Cyprus Cyprus ; tr, Kıbrıs (), officially the Republic of Cyprus,, , lit: Republic of Cyprus is an island country located south of the Anatolian Peninsula in the eastern Mediterranean Sea The Mediterranean Sea is a sea connected to th ...
. Since Evagoras was an enemy of Persia, and many of the Athenian gains threatened Persian interests, these developments prompted Artaxerxes to switch his support from Athens and her allies to Sparta. Antalcidas, the commander of a Spartan fleet, was summoned to
Susa Susa ( ; Middle elx, 𒀸𒋗𒊺𒂗, translit=Šušen; Middle and Neo- elx, 𒋢𒋢𒌦, translit=Šušun; Neo- Elamite and Achaemenid The Achaemenid Empire or Achaemenian Empire (; peo, 𐎧𐏁𐏂, , ), also called the First P ...
, along with the satrap, Tiribazus. There, the Spartans and Persians worked out the form of an agreement to end the war. To bring the Athenians to the negotiating table, Antalcidas then moved his fleet of 90 ships to the Hellespont, where he could threaten the trade routes along which the Athenians imported grain from the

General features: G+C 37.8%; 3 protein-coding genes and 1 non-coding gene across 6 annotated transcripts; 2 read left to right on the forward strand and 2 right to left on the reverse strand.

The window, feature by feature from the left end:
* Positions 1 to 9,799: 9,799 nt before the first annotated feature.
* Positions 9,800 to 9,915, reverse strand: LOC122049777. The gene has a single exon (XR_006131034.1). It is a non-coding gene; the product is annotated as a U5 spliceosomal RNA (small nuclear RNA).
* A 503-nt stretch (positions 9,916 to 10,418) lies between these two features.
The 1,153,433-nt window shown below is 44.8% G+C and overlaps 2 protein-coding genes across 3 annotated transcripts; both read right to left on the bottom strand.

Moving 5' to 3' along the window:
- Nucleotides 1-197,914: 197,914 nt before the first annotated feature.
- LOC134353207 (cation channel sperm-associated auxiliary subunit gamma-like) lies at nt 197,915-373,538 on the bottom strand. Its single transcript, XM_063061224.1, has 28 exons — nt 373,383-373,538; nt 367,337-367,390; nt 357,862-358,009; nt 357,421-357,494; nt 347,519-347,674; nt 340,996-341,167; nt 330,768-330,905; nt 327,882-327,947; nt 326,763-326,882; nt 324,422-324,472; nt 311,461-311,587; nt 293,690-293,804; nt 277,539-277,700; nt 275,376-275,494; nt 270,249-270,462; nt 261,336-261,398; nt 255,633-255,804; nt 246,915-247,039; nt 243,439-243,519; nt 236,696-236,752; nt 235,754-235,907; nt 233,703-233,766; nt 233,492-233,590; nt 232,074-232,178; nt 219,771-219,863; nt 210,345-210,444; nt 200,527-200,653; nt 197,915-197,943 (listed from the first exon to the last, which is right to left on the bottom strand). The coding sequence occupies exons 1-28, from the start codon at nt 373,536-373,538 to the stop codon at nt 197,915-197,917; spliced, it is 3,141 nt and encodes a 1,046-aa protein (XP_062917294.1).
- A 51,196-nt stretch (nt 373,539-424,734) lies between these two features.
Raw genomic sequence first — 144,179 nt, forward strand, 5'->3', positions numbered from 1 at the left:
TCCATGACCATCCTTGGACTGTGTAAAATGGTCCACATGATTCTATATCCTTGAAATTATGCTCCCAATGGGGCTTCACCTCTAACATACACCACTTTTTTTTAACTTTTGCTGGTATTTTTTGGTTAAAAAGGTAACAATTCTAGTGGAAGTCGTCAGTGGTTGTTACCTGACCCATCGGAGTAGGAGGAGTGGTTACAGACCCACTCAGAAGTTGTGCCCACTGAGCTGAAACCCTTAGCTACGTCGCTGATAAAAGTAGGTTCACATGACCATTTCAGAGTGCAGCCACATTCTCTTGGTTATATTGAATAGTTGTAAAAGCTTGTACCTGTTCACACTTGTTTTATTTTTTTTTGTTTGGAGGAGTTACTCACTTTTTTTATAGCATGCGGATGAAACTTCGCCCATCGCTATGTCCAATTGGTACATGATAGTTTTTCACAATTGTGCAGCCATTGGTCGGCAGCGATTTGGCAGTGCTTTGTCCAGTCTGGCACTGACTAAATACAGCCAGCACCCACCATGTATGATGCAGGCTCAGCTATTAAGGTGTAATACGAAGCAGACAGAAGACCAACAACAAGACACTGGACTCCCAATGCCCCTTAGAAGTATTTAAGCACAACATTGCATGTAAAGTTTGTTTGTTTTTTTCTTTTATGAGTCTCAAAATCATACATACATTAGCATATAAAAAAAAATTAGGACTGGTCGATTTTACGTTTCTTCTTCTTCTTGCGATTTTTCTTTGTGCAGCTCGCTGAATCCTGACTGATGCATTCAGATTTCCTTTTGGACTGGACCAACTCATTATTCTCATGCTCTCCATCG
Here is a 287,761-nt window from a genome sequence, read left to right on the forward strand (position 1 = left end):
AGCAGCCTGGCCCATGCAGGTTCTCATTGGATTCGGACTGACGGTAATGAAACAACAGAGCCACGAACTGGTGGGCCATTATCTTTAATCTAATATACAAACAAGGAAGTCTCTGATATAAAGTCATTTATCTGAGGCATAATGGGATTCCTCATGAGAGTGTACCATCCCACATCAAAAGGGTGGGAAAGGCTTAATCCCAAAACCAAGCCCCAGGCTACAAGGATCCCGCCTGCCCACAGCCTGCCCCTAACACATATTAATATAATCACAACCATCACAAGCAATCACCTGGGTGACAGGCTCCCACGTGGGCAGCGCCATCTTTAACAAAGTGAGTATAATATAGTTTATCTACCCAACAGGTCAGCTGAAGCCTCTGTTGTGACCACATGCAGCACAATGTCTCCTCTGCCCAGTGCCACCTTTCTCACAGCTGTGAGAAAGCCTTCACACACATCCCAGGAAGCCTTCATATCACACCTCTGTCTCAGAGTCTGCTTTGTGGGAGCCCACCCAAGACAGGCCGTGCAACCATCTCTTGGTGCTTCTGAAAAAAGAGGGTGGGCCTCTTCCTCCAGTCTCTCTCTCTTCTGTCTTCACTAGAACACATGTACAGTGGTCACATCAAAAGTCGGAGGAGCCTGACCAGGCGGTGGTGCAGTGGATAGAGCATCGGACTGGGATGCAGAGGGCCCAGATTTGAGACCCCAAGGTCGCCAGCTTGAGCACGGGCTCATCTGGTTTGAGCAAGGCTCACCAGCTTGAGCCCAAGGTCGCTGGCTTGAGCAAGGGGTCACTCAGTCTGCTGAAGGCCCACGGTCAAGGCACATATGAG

Black Sea The Black Sea is a marginal mediterranean sea of the Atlantic Ocean lying between Europe and Asia, east of the Balkans, south of the East European Plain, west of the Caucasus, and north of Anatolia. It is bounded by Bulgaria, Geor ...
region. The Athenians, mindful of their disastrous defeat in 404 BC, when the Spartans had gained control of the Hellespont, agreed to negotiate, and Thebes,
Corinth Corinth ( ; el, Κόρινθος, Kórinthos, ) is the successor to an ancient city, and is a former municipality A municipality is usually a single administrative division having corporate status and powers of self-government or juris ...